Mutations in the SAM domain of the ETV6-NTRK3 chimeric tyrosine kinase block polymerization and transformation activity

Cristina E. Tognon, Cameron D. Mackereth, Aruna M. Somasiri, Lawrence P. McIntosh, Poul H.B. Sorensen

Research output: Contribution to journalArticlepeer-review

31 Scopus citations

Abstract

The 12p13 ETV6 (TEL) gene is frequently targeted by chromosomal translocations in human malignancies, resulting in the formation of oncogenic ETV6 gene fusions. Many of the known partner genes encode protein tyrosine kinases (PTKs), generating fusion proteins that function as chimeric PTKs. ETV6-NTRK3 (EN), comprised of the ETV6 SAM domain fused to the NTRK3 PTK, is unique among ETV6 chimeric oncoproteins, as it is expressed in cancers of multiple lineages. We initially hypothesized that, similar to other ETV6-PTK chimeras, SAM-mediated dimerization of EN leads to constitutive activation of the PTK and downstream signaling cascades. However, when the EN SAM domain was replaced with an inducible FK506 binding protein (FKBP) dimerization system, resulting FKBP-NTRK3 chimeras failed to transform NIH 3T3 cells even though PTK activation was preserved. It was recently shown that the ETV6 SAM domain has two potential interacting surfaces, raising the possibility that this domain can mediate protein polymerization. We therefore mutated each EN SAM binding interface in a manner shown previously to abolish self-association of wild-type ETV6. Each mutation completely blocked the ability of EN to polymerize, to activate its PTK, and to transform NIH 3T3 cells. Furthermore, EN itself formed large polymeric structures within cells while mutant EN proteins were present only as monomers. Finally, we observed a dominant negative effect on the transformation of isolated SAM domains coexpressed in EN-transformed cells. Taken together, our results suggest that higher-order polymerization may be a critical requirement for the transformation activity of EN and possibly other ETV6-PTK fusion proteins.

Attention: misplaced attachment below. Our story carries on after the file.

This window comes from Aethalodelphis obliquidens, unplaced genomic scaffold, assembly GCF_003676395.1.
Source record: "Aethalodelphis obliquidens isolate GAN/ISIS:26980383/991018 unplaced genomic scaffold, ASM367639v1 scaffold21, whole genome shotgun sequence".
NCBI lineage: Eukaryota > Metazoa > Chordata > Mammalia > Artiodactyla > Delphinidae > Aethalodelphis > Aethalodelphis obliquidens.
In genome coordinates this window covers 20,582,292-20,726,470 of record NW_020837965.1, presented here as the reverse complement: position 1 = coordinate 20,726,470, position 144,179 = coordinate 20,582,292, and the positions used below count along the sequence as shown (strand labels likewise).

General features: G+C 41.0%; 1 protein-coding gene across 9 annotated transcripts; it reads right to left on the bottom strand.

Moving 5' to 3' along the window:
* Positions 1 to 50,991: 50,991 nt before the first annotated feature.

Original languageEnglish (US)
Pages (from-to)4636-4650
Number of pages15
JournalMolecular and cellular biology
Volume24
Issue number11
DOIs
StatePublished - Jun 2004
Externally publishedYes

ASJC Scopus subject areas

  • Molecular Biology
  • Cell Biology

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